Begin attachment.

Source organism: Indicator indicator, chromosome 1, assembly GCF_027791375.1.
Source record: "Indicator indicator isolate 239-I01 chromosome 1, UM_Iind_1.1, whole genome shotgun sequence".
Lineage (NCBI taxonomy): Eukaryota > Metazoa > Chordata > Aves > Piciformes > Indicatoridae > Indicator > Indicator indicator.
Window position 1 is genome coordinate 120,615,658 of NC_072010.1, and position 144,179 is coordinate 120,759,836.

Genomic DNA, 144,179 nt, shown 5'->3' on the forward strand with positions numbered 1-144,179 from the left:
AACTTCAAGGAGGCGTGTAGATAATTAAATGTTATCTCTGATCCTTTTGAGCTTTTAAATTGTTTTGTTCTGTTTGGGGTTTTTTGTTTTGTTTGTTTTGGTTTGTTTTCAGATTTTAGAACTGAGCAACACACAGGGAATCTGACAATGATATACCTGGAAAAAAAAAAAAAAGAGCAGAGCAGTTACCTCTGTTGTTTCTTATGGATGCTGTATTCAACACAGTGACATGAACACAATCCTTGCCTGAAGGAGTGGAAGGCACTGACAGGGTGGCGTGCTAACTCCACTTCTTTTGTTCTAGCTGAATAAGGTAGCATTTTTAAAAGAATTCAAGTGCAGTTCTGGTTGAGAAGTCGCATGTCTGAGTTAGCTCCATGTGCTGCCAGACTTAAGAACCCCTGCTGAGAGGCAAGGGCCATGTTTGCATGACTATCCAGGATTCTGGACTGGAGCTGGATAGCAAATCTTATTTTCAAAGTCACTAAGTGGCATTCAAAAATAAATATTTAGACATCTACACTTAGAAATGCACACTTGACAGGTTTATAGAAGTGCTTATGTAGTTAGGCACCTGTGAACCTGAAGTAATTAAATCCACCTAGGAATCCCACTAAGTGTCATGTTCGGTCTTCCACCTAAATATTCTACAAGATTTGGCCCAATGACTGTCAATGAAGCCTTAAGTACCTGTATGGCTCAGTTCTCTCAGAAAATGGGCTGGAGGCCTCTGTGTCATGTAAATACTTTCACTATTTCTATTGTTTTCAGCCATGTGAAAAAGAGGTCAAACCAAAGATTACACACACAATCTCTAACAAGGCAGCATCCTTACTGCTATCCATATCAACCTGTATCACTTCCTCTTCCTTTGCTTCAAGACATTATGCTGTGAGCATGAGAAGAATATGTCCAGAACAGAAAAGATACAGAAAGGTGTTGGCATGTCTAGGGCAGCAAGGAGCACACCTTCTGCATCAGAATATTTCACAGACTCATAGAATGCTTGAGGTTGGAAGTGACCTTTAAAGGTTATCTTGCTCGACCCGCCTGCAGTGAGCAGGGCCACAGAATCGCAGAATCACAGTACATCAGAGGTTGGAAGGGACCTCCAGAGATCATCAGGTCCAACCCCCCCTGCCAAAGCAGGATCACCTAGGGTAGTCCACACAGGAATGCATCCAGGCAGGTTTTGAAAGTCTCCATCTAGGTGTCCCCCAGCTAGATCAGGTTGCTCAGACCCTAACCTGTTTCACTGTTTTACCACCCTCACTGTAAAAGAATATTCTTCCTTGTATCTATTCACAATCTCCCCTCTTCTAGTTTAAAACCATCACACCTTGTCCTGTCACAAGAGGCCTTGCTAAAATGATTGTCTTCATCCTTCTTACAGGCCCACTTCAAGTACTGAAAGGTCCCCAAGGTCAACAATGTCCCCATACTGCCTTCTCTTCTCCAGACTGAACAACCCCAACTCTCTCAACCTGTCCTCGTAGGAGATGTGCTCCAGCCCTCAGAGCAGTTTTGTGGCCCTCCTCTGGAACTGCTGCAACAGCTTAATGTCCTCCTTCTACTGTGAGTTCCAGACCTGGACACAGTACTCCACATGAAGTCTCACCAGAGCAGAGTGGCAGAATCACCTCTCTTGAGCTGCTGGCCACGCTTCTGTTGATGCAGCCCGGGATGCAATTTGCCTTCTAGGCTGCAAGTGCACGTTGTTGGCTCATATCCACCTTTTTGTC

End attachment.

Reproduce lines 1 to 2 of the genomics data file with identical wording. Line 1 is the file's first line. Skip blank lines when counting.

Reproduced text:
Source organism: Indicator indicator, chromosome 1, assembly GCF_027791375.1.
Source record: "Indicator indicator isolate 239-I01 chromosome 1, UM_Iind_1.1, whole genome shotgun sequence".